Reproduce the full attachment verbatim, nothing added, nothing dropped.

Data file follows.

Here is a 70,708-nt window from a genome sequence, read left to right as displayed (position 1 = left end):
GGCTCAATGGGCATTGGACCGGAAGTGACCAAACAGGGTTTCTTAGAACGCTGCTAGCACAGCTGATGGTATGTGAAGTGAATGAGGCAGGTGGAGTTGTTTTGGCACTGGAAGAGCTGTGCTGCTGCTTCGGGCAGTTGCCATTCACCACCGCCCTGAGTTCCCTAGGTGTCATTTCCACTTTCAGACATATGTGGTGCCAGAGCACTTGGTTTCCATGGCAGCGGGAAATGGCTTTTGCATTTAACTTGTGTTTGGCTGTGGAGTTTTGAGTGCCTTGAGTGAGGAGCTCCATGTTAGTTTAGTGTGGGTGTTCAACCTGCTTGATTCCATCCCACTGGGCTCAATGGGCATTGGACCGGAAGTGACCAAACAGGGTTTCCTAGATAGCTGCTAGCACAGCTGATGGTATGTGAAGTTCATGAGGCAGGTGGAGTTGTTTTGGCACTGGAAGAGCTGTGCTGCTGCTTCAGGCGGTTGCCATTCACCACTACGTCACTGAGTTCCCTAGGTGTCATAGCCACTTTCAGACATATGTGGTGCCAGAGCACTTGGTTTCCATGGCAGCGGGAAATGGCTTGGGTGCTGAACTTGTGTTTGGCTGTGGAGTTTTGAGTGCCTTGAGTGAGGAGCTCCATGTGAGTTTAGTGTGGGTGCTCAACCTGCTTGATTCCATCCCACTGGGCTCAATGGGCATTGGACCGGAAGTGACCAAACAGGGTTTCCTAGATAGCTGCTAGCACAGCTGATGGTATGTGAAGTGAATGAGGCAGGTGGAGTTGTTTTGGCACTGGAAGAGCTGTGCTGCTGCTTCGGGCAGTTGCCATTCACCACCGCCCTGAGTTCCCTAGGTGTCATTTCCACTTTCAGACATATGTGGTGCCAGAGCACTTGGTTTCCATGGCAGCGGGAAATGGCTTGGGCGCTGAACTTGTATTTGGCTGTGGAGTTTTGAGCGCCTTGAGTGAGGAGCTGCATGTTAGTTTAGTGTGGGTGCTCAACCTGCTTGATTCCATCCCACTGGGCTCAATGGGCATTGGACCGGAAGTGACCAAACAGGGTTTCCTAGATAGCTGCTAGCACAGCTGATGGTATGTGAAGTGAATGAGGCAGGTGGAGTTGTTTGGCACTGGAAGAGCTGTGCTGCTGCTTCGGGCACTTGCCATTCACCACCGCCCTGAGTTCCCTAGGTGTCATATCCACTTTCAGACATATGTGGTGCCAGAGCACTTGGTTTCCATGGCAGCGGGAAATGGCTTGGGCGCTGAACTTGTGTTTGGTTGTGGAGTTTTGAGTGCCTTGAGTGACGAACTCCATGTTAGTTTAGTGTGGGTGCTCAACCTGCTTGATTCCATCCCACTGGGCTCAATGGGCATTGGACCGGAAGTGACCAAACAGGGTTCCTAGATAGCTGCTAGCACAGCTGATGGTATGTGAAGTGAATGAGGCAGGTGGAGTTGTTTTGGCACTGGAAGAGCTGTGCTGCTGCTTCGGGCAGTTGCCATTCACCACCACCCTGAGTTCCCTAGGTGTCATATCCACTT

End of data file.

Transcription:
Here is a 70,708-nt window from a genome sequence, read left to right as displayed (position 1 = left end):
GGCTCAATGGGCATTGGACCGGAAGTGACCAAACAGGGTTTCTTAGAACGCTGCTAGCACAGCTGATGGTATGTGAAGTGAATGAGGCAGGTGGAGTTGTTTTGGCACTGGAAGAGCTGTGCTGCTGCTTCGGGCAGTTGCCATTCACCACCGCCCTGAGTTCCCTAGGTGTCATTTCCACTTTCAGACATATGTGGTGCCAGAGCACTTGGTTTCCATGGCAGCGGGAAATGGCTTTTGCATTTAACTTGTGTTTGGCTGTGGAGTTTTGAGTGCCTTGAGTGAGGAGCTCCATGTTAGTTTAGTGTGGGTGTTCAACCTGCTTGATTCCATCCCACTGGGCTCAATGGGCATTGGACCGGAAGTGACCAAACAGGGTTTCCTAGATAGCTGCTAGCACAGCTGATGGTATGTGAAGTTCATGAGGCAGGTGGAGTTGTTTTGGCACTGGAAGAGCTGTGCTGCTGCTTCAGGCGGTTGCCATTCACCACTACGTCACTGAGTTCCCTAGGTGTCATAGCCACTTTCAGACATATGTGGTGCCAGAGCACTTGGTTTCCATGGCAGCGGGAAATGGCTTGGGTGCTGAACTTGTGTTTGGCTGTGGAGTTTTGAGTGCCTTGAGTGAGGAGCTCCATGTGAGTTTAGTGTGGGTGCTCAACCTGCTTGATTCCATCCCACTGGGCTCAATGGGCATTGGACCGGAAGTGACCAAACAGGGTTTCCTAGATAGCTGCTAGCACAGCTGATGGTATGTGAAGTGAATGAGGCAGGTGGAGTTGTTTTGGCACTGGAAGAGCTGTGCTGCTGCTTCGGGCAGTTGCCATTCACCACCGCCCTGAGTTCCCTAGGTGTCATTTCCACTTTCAGACATATGTGGTGCCAGAGCACTTGGTTTCCATGGCAGCGGGAAATGGCTTGGGCGCTGAACTTGTATTTGGCTGTGGAGTTTTGAGCGCCTTGAGTGAGGAGCTGCATGTTAGTTTAGTGTGGGTGCTCAACCTGCTTGATTCCATCCCACTGGGCTCAATGGGCATTGGACCGGAAGTGACCAAACAGGGTTTCCTAGATAGCTGCTAGCACAGCTGATGGTATGTGAAGTGAATGAGGCAGGTGGAGTTGTTTGGCACTGGAAGAGCTGTGCTGCTGCTTCGGGCACTTGCCATTCACCACCGCCCTGAGTTCCCTAGGTGTCATATCCACTTTCAGACATATGTGGTGCCAGAGCACTTGGTTTCCATGGCAGCGGGAAATGGCTTGGGCGCTGAACTTGTGTTTGGTTGTGGAGTTTTGAGTGCCTTGAGTGACGAACTCCATGTTAGTTTAGTGTGGGTGCTCAACCTGCTTGATTCCATCCCACTGGGCTCAATGGGCATTGGACCGGAAGTGACCAAACAGGGTTCCTAGATAGCTGCTAGCACAGCTGATGGTATGTGAAGTGAATGAGGCAGGTGGAGTTGTTTTGGCACTGGAAGAGCTGTGCTGCTGCTTCGGGCAGTTGCCATTCACCACCACCCTGAGTTCCCTAGGTGTCATATCCACTT